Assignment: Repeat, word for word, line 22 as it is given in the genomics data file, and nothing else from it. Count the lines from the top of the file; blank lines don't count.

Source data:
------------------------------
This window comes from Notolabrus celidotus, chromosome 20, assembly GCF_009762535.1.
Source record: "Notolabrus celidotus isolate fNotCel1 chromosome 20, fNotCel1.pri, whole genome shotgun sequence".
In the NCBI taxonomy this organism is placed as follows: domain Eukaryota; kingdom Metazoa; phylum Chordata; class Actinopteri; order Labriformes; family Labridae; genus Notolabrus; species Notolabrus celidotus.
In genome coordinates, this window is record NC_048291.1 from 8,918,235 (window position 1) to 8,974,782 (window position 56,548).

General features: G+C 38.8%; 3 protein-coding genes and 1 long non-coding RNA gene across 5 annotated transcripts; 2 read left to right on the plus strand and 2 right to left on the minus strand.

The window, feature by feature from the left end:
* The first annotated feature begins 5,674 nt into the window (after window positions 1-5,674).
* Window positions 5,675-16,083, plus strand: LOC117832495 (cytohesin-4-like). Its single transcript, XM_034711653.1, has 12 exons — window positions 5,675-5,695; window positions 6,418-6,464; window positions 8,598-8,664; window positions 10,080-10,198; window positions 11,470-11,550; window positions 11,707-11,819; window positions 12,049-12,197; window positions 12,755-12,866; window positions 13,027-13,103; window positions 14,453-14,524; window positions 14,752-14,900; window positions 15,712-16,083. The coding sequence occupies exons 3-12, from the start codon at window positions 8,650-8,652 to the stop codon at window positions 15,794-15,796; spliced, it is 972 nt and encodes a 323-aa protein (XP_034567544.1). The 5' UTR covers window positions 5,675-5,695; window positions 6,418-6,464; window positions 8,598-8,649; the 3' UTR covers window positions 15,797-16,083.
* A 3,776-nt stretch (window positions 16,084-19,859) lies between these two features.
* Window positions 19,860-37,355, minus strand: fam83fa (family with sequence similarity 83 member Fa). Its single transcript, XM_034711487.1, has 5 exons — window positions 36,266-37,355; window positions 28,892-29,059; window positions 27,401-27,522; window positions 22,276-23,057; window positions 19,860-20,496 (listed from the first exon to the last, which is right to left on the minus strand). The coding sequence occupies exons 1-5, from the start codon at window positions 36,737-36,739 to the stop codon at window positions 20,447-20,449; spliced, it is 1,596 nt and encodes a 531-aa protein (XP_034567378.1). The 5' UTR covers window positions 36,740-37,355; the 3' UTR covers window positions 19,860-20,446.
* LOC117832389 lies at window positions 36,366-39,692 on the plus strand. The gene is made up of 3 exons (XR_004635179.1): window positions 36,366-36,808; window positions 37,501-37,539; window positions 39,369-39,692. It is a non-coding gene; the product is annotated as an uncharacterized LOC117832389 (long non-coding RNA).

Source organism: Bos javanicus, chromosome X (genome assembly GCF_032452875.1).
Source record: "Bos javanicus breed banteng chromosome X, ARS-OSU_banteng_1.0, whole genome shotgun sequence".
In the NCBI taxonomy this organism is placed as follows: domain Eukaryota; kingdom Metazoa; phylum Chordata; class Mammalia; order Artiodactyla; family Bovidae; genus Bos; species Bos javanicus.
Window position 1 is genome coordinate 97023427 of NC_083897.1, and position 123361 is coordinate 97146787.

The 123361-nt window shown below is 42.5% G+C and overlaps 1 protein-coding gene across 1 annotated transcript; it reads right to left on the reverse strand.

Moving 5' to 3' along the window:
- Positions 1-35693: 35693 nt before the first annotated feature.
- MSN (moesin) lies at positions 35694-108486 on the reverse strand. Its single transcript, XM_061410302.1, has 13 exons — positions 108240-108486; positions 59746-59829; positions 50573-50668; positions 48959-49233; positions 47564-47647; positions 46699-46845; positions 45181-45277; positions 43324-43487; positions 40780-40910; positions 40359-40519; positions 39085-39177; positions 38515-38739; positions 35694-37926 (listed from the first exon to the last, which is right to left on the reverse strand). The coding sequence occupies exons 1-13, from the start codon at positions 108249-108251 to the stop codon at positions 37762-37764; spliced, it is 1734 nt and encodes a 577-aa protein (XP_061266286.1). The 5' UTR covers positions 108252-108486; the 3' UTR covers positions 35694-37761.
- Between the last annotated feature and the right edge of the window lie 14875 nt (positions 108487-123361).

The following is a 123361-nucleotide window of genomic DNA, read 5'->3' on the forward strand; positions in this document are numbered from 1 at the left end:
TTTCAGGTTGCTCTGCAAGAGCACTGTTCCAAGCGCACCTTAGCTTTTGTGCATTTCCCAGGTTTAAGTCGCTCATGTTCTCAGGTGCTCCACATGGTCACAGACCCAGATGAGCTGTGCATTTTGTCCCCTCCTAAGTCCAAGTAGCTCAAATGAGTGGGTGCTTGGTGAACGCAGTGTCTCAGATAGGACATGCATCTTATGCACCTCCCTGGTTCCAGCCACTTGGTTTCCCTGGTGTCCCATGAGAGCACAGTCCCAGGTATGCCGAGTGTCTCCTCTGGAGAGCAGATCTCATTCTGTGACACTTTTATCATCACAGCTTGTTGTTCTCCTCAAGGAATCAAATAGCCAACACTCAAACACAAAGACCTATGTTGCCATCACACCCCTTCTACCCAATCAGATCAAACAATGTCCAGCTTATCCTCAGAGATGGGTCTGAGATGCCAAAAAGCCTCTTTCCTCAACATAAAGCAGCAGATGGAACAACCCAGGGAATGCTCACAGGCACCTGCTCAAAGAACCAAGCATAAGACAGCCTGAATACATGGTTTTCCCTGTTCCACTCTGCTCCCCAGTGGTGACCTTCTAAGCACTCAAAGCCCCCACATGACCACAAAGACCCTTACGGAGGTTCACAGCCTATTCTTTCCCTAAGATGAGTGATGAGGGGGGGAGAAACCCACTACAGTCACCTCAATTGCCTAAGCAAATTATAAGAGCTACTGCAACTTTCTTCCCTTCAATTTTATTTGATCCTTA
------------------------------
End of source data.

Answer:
TTTCAGGTTGCTCTGCAAGAGCACTGTTCCAAGCGCACCTTAGCTTTTGTGCATTTCCCAGGTTTAAGTCGCTCATGTTCTCAGGTGCTCCACATGGTCACAGACCCAGATGAGCTGTGCATTTTGTCCCCTCCTAAGTCCAAGTAGCTCAAATGAGTGGGTGCTTGGTGAACGCAGTGTCTCAGATAGGACATGCATCTTATGCACCTCCCTGGTTCCAGCCACTTGGTTTCCCTGGTGTCCCATGAGAGCACAGTCCCAGGTATGCCGAGTGTCTCCTCTGGAGAGCAGATCTCATTCTGTGACACTTTTATCATCACAGCTTGTTGTTCTCCTCAAGGAATCAAATAGCCAACACTCAAACACAAAGACCTATGTTGCCATCACACCCCTTCTACCCAATCAGATCAAACAATGTCCAGCTTATCCTCAGAGATGGGTCTGAGATGCCAAAAAGCCTCTTTCCTCAACATAAAGCAGCAGATGGAACAACCCAGGGAATGCTCACAGGCACCTGCTCAAAGAACCAAGCATAAGACAGCCTGAATACATGGTTTTCCCTGTTCCACTCTGCTCCCCAGTGGTGACCTTCTAAGCACTCAAAGCCCCCACATGACCACAAAGACCCTTACGGAGGTTCACAGCCTATTCTTTCCCTAAGATGAGTGATGAGGGGGGGAGAAACCCACTACAGTCACCTCAATTGCCTAAGCAAATTATAAGAGCTACTGCAACTTTCTTCCCTTCAATTTTATTTGATCCTTA